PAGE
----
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Cafe Society: 1941

Cafe Society: 1941

December 1941. "Hot Shoppe restaurant. Washington, D.C." A smoking Hot Shoppe. Medium-format nitrate negative by John Collier. View full size.


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Pentagon Hot Shoppes

Recently I saw a TV documentary on J. Willard Marriott, who started out as the owner of Hot Shoppes, and recall they had one photo of a very popular Hot Shoppes restaurant that was smack dab in the middle of the land that now is occupied by the Pentagon.

My parents' hangout

These kids are dressed up because they likely stopped here after a dance or other event. I doubt they got all dolled up to go to the Hot Shoppe.

Glad To See

I'm not the only one that remembers ordering a Mighty Mo with onion rings. Heavenly!

Give me that purse

I'm loving the little beaded evening bag on the table.

Who are you people?

And what have you done to all the Shorpy regulars? Before I clicked on the picture to see the comments, I expected the usual "look at all the beautiful women" reactions. Instead it's all about signs on the table, and what everybody's wearing, and "I used to go there". So okay, I'll man up and say it. Look at all the beautiful women.

Carry on.

At least one guy

Is married, from the looks of it (nearest to us).

Hot Shoppes coming back

After their Hot Shoppes Jr stores performed poorly, they rebranded as Roy Rogers. Their fried chicken recipe is based on the original Pappy Parkers recipe used in the original Hot Shoppes. The Marriott corporation is supposed to re-open a Hot Shoppes in the lobby of hte Marriott Marquis Hotel being built in downtown DC. It should open in 2014.


The dress code here seems pretty much the same as when I was the age of these folks, a quarter century later. We called it "semi-formal." It meant that the boys wore what they would wear to church on Sunday, and the girls dressed as if they were going to opening night at the opera. In retrospect it seems rather imbalanced. If the internet is any guide, in the intervening years confusion has crept into the male half of the semi-formal equation, which now covers everything from a business suit to a tux.

I seem to remember

when I was in the Marine Corps, stationed in Philadelphia in 1967, there was a Hot Shoppes version of McDonald's a couple of blocks over from my duty staion on Broad Street Called Jr. Hot Shoppes. They had some kind of Hill Billy logo, but could be misremembering that.

Hot Shoppes

Most Washingtonians probably have no idea how much the Hot Shoppes were part of the culture of DC. Starting as root beer stands in the 1930s, they grew into what was easily one of the most popular local restaurant chains in the US. I grew up in the DC area, living there from 1941 to 1965. I remember the Hot Shoppes as about the only restaurant my family went to regularly. In the 1950s, they had the Mighty Mo, an early version of the Big Mac. Other favorites were ice cream cake, onion rings, and hot roast beef sandwiches with fabulous mashed potatoes, garnished with two slices of a pickled beet. Oh my.

Hot Shoppes Bring Back Memories

In 1940/1 my father would ride the bus from his job in downtown DC and meet us for dinner at the Hot Shoppe at roughly 4340 Connecticut Ave, NW. Then we go to the Ice Palace skating rink across Conn Ave, which the Wash. Figure Skating club had rented for a few hours. The rink became the site of the WJLA-TV studios after WW2.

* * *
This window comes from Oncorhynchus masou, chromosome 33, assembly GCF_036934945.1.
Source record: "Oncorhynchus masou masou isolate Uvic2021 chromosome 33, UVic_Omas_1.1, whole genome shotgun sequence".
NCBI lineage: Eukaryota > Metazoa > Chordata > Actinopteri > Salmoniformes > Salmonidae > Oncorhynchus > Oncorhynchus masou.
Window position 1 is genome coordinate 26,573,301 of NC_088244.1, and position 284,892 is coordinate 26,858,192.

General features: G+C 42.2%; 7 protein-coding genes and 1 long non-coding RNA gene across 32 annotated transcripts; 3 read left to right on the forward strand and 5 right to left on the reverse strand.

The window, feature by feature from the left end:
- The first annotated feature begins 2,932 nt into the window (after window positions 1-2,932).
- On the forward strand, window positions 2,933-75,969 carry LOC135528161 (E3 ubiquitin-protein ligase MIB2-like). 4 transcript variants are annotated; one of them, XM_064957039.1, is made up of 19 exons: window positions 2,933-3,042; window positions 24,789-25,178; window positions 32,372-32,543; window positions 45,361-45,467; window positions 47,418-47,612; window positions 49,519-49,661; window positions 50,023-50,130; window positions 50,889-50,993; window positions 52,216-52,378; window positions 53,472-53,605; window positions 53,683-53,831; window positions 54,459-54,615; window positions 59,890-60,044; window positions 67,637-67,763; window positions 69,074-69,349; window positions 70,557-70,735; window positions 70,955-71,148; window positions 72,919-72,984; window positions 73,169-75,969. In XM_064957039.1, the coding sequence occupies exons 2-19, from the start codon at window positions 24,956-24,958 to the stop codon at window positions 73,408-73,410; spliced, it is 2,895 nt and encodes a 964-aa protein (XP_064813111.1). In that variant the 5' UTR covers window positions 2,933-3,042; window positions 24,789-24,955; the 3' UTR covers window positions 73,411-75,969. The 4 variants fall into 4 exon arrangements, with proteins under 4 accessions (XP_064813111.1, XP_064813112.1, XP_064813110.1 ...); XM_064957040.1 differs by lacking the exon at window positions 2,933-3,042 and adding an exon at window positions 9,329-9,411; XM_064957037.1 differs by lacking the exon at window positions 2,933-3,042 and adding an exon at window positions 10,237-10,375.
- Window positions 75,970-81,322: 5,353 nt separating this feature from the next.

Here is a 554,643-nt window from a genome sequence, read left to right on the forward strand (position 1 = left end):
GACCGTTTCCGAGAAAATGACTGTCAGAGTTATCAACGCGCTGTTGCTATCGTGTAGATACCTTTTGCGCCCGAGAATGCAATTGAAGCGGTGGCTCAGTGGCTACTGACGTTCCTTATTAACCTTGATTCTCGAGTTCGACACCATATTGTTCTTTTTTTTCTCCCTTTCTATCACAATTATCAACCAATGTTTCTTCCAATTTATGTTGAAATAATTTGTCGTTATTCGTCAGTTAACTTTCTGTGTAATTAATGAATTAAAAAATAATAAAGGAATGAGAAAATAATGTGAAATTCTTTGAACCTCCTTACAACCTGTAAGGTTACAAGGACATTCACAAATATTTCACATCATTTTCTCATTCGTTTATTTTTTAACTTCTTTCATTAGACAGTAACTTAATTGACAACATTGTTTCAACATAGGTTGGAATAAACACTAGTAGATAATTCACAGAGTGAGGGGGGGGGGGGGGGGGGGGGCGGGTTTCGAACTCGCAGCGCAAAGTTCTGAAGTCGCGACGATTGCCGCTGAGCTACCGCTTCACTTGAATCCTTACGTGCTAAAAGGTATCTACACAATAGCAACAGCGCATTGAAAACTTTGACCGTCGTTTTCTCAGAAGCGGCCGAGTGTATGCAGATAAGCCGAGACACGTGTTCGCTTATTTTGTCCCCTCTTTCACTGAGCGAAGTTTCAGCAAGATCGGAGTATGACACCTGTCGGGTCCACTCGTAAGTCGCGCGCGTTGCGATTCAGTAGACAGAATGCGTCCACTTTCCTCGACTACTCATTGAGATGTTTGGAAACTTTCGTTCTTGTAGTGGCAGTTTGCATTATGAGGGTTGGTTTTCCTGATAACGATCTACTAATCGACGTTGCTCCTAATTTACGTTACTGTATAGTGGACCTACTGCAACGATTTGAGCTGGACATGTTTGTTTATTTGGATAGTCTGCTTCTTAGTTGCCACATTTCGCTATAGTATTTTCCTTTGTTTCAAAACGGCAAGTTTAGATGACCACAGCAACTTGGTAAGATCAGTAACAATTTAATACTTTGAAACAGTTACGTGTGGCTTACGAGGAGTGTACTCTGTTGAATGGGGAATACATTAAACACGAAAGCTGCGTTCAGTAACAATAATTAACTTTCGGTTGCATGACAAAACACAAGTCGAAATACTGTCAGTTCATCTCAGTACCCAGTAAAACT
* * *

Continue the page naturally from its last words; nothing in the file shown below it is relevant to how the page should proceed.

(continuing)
I worked at the National Bureau of Standards in the early 1960s and we'd walk down the hill and eat lunch at that same Hot Shoppe.

Those coin boxes at the table were for the juke box. Hot Shoppes chose the music, not the customer. Marriott had "standards". Do you remember the inspirational "Table Talk" publication at each table?

I'm really enjoying these Hot Shoppes photos

Grew up in the DC area and ate at a many a Hot Shoppe in DC, MD, and VA, from childhood to young adulthood during the '50's and '60's, until they started to disappear.

One thing that was unique to the Hot Shoppes was that the waitress (it usually was a waitress) didn't take your order in the usual way. Instead, your table was given a lined order slip and a pencil, along with the menus, when you were seated. You wrote your own selections on the order slip, and the waitress returned to your table to pick it up and take it to the kitchen. She would first read it back to you to make sure you didn't leave anything out!

My sister and I used to fight over who got to write everyone's orders on the slip.

I still miss the Hot Shoppes' Might Mo platters and hot fudge ice cream cake. They also had wonderful onion rings and chicken noodle soup.

A friend of my family was a Hot Shoppes waitress. I remember how much she earned - 50 cents an hour. Even as a kid, I thought that was peanuts. It was explained to me that she had to earn tips to supplement her salary, which I thought was exceptionally unfair. Hot Shoppes are long gone, but some things never change.

Re: Suction Cup?

It's the table number, viewed from side on.

Suction cup soup of the day?

The suction cup thingie looks like a card displaying an advertisement or specials at the restaurant... just like the tabletop pieces commonly encased in plastic today. The photographer is simply shooting it on end. The shadow cast looks a little too thick for it to be a stick.

Suction Cup?

Does anyone know what that thing is on the middle table? It looks like a black suction cup with a stick attached.

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